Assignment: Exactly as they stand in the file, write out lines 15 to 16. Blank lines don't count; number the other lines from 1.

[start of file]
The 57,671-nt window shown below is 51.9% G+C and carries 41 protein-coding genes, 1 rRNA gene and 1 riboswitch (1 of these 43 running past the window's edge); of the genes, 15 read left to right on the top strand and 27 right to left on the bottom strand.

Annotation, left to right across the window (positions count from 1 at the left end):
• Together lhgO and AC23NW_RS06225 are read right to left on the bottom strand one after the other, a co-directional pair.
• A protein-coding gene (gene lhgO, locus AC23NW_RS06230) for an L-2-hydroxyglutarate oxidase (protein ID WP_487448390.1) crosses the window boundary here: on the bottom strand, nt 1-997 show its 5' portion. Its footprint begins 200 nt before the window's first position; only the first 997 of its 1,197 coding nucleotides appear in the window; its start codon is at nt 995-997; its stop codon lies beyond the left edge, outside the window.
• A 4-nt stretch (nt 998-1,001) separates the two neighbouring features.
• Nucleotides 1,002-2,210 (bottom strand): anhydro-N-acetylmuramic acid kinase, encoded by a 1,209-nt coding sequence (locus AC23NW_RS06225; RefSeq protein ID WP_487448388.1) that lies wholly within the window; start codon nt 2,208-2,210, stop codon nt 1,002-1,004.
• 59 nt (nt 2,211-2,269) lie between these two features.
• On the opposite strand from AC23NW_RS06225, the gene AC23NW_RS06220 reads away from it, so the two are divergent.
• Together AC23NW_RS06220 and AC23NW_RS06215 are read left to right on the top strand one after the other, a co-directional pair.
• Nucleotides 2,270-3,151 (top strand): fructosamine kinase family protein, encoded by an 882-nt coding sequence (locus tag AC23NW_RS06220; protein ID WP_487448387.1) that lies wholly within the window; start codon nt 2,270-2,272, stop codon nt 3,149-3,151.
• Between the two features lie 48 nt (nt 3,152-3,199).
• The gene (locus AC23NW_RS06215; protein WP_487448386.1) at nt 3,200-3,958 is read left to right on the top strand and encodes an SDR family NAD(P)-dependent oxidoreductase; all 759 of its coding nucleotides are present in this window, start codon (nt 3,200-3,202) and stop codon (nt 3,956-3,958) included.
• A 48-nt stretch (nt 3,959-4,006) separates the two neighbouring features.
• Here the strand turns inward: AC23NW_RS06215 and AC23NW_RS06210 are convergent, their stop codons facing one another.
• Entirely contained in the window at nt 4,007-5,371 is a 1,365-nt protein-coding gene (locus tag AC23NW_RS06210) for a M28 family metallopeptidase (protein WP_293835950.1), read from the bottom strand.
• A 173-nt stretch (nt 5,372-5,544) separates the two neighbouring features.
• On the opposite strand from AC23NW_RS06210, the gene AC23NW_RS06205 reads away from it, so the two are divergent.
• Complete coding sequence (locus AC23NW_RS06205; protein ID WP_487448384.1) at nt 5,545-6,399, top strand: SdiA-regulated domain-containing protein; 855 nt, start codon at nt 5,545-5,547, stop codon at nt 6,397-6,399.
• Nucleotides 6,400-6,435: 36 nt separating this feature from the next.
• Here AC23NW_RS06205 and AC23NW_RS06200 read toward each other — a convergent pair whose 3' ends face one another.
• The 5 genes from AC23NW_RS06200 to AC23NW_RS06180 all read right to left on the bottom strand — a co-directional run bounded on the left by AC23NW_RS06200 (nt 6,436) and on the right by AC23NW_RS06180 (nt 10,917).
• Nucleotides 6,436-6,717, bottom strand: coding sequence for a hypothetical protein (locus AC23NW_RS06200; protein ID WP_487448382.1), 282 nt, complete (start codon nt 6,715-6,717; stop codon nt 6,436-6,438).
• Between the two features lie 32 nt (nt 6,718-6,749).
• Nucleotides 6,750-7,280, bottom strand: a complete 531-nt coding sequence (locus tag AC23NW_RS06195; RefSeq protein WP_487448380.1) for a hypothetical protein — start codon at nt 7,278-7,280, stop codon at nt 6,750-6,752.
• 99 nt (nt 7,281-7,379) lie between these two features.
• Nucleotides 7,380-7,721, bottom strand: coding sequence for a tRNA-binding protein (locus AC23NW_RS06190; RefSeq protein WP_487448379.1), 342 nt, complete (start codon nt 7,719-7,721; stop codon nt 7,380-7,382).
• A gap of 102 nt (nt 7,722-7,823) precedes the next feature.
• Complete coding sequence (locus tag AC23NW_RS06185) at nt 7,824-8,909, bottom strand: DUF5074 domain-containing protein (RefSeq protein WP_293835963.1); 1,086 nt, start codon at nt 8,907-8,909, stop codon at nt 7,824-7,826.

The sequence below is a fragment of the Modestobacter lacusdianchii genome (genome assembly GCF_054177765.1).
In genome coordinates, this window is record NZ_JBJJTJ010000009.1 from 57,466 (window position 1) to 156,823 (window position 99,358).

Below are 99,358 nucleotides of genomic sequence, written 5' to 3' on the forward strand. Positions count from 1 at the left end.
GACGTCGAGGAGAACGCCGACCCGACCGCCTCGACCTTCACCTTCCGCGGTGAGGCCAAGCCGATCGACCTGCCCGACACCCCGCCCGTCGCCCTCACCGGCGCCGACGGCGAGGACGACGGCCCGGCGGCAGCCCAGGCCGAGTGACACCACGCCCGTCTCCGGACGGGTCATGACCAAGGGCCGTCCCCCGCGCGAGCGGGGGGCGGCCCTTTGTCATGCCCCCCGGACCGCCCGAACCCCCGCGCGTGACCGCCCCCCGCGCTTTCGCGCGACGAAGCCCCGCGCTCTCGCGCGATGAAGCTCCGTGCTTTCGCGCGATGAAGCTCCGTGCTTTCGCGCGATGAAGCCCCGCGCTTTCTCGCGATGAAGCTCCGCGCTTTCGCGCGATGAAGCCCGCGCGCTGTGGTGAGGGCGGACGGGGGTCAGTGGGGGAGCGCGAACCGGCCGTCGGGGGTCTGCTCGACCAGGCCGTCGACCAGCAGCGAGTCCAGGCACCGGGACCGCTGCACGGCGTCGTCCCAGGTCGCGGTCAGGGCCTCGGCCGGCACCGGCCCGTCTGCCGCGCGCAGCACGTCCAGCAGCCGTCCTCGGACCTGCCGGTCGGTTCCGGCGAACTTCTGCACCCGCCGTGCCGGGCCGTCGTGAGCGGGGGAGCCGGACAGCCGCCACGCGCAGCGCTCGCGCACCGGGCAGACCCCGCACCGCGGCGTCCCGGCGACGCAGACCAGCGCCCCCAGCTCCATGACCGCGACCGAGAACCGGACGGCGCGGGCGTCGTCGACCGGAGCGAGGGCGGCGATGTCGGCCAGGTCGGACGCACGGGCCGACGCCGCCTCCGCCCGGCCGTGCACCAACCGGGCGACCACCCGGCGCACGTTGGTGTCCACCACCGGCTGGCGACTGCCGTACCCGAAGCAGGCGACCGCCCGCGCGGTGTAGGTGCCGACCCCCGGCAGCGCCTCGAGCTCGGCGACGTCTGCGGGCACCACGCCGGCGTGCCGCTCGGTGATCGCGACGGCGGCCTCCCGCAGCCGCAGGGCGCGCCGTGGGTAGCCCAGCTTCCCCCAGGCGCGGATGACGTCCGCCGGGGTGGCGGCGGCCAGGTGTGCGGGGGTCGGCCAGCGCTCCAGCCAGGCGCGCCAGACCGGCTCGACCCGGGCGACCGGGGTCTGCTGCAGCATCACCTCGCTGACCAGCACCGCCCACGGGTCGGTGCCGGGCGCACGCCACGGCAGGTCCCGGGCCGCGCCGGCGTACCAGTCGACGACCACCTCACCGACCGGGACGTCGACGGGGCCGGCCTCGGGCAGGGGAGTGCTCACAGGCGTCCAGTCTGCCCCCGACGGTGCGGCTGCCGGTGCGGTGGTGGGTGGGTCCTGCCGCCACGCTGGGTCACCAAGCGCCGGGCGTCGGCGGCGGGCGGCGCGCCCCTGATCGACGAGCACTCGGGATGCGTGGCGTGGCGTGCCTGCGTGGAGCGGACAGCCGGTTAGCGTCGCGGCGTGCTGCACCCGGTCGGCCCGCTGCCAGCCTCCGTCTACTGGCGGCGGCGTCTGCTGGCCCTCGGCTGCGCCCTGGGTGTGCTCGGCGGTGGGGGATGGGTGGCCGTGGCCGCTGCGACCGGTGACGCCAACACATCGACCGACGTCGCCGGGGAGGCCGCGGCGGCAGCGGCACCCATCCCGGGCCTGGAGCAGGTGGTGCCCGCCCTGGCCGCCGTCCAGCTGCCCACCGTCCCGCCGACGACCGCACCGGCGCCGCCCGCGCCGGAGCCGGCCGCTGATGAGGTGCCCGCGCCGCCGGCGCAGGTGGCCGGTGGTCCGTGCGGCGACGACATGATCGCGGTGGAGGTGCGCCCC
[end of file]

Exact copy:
• Entirely contained in the window at nt 4,007-5,371 is a 1,365-nt protein-coding gene (locus tag AC23NW_RS06210) for a M28 family metallopeptidase (protein WP_293835950.1), read from the bottom strand.
• A 173-nt stretch (nt 5,372-5,544) separates the two neighbouring features.